While there have been no fundamental changes since our prior post on the state's options for taking advantage of Wayfair's termination of the physical presence nexus rule, evolving discussions and inconsistent guidance warrant an update: State leaders are still evaluating their options and appear to be leaning toward legislation in the 2019 legislative session. Meanwhile, informal DFA interim guidance may be misleading in indicating that remote sellers "should collect" tax absent a change in statute or regulations.
As explained in the prior post, Arkansas's tax statutes do not address the degree of connection to impose a tax collection obligation. The state's adoption of a physical presence standard was done through regulation in the definition of a "vendor" required to collect use tax. Changing either the rule or the statute would appear to be a viable way for the state to adopt South Dakota-style economic nexus thresholds. At this time the legislative approach seems to be preferred, and the Bureau of Legislative Research has indicated that it believes a legislative change is needed. Such legislation likely would be introduced early in the legislative session that begins in January 2019. It may be part of a Tax Reform and Relief Legislative Task Force recommendations bill.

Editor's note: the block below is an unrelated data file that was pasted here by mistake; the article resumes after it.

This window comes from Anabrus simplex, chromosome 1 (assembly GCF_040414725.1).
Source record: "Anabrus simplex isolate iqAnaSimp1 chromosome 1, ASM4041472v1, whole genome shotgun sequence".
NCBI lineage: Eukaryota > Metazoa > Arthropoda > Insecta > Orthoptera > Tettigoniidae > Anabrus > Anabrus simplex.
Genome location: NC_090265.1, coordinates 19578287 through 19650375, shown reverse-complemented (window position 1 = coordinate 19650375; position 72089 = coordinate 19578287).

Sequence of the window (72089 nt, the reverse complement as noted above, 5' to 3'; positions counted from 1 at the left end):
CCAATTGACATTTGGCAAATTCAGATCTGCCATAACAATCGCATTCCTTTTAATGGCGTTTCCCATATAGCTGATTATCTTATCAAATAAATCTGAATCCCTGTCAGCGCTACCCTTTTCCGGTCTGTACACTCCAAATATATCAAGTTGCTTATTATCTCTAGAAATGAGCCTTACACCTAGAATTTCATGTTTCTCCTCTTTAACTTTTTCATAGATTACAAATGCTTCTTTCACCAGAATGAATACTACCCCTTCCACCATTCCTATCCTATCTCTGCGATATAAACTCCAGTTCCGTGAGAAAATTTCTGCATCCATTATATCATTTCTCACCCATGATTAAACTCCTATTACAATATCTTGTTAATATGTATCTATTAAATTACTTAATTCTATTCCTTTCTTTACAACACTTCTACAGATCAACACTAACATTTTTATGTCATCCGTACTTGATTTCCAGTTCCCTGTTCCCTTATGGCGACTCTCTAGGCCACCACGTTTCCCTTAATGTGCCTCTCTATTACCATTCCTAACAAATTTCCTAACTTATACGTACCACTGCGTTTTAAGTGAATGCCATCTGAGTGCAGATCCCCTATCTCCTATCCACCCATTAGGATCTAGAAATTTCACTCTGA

Meanwhile the Department of Finance and Administration has set up an interim guidance webpage for remote sellers. Providing interim guidance is admirable, and DFA deserves credit for doing so. One piece of guidance however seems potentially confusing. In the Q&A for remote sellers, DFA indicates a binding tax collection obligation directly as a result of Wayfair:
How are remote sellers that are already registered in Arkansas affected by the Wayfair decision?
The effect of the United States Supreme Court's decision in South Dakota v. Wayfair, Inc., on June 21, 2018, is that an out-of-state seller with no physical presence in Arkansas (i.e., remote seller) should collect and remit Arkansas sales or use tax on taxable sales in Arkansas. More details are below.
Based on other statements from DFA and BLR (including in connection with the Tax Reform Task Force), this appears to be more of an aspirational statement rather than an indication of planned enforcement efforts by the state against non-physical-presence remote sellers under the existing legal framework.